Yesterday on the other side of the world in 1945, the second atomic bomb was dropped on the country of Japan over the city with the largest Catholic population. The city was Nagasaki. Every time August rolls around I like to read either “The Bells of Nagasaki” or “A Song For Nagasaki”, because the authors lean heavily on the written journals of a medical doctor, who was a pioneer in the area of radiology. His name was Takashi Nagai.

Takashi Nagai was the Dean of the Radiology Department at the University of Nagasaki. When the bomb was dropped over Nagasaki many of his friends and family members were killed. He and his two children survived but his wife was taken. He found her remains in their home. Her image was traced on the floor. The heat of the blast vaporized her instantly. Something had been melted together in her hand and later it was determined to be her Rosary, which is in a museum now in Nagasaki.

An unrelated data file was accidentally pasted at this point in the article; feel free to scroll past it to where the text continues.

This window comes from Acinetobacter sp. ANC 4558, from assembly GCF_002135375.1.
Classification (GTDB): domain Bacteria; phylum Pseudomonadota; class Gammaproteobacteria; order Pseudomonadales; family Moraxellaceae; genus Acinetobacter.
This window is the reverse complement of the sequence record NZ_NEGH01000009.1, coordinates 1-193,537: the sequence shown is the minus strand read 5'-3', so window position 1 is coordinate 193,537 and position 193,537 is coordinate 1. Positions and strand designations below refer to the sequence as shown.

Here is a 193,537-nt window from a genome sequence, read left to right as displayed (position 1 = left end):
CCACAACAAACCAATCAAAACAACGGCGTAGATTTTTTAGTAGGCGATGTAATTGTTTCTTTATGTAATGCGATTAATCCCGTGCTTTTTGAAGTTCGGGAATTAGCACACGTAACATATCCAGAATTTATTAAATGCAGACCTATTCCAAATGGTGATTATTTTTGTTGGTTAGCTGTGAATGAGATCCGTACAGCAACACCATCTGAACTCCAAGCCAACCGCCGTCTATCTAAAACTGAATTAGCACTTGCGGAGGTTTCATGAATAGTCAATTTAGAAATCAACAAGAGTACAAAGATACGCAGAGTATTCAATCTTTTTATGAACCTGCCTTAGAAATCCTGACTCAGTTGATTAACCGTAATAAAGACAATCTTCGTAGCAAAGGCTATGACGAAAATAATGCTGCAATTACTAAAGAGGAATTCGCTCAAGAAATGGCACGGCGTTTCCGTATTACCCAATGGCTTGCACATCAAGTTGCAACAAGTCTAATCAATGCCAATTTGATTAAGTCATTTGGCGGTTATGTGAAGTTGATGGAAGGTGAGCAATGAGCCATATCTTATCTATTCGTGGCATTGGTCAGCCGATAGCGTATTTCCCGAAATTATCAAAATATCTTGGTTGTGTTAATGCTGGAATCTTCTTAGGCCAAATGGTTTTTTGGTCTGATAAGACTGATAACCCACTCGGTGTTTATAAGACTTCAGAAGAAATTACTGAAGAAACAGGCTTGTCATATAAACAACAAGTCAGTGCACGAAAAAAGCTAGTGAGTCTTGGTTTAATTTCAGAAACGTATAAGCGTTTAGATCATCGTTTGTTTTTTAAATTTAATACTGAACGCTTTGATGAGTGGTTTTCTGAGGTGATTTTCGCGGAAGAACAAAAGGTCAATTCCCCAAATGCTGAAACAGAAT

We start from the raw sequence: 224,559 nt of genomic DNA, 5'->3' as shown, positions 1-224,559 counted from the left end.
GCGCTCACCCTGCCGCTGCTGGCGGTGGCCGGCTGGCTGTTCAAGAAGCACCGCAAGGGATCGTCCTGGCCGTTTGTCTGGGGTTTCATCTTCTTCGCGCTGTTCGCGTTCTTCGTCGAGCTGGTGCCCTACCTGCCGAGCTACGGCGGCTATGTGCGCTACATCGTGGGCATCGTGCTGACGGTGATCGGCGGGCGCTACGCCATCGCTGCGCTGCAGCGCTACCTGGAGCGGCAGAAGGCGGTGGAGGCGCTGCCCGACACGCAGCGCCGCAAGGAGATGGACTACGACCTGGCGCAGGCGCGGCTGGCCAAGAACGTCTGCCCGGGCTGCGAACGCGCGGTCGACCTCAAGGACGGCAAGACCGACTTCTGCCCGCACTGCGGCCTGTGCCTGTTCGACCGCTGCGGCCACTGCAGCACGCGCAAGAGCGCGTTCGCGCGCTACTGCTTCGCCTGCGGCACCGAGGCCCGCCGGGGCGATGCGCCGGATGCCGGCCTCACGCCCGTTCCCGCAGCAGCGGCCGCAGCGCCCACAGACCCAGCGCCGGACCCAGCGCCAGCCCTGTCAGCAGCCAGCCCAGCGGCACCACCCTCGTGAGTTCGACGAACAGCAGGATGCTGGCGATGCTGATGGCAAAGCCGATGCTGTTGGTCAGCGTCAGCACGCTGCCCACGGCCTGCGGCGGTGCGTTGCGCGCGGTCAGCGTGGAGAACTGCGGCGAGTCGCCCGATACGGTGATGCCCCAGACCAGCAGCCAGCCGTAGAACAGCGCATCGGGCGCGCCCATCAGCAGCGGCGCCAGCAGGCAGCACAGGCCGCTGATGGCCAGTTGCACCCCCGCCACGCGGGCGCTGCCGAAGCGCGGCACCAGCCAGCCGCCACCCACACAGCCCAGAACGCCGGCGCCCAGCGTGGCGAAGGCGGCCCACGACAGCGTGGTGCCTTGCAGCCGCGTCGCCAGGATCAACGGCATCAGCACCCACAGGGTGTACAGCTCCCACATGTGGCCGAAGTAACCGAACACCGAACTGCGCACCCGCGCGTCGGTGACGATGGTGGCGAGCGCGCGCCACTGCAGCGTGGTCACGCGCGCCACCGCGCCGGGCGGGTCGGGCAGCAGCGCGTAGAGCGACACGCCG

Dr. Nagai was already a Catholic and had been for years. It is a testament to his Catholic faith that he was not bitter toward those who’d done this to his family, friends, city and country, and that he was able to spread a sense of order and peace to those around him, even though the entire city was a pile of ashes and rubble.

As an adult, as a man in the service, his parents had been disappointed when they heard the news that he was going to become a Catholic Christian. His wife could trace her ancestry all the way back to the first Christians of that island, the last in the chain of islands that make up the nation of Japan. So, Nagai married someone, who had a strong Catholic faith and before they were married he converted, which meant that his military career could be impacted. They were very anti-Catholic there. Today in Japan only a handful of Catholic Japanese are populating the islands. At the University Nagai wished to advance and was told that if he became Catholic that it would hinder such advancement. We can see this was not the case because he was made the Dean of the Department of Radiology.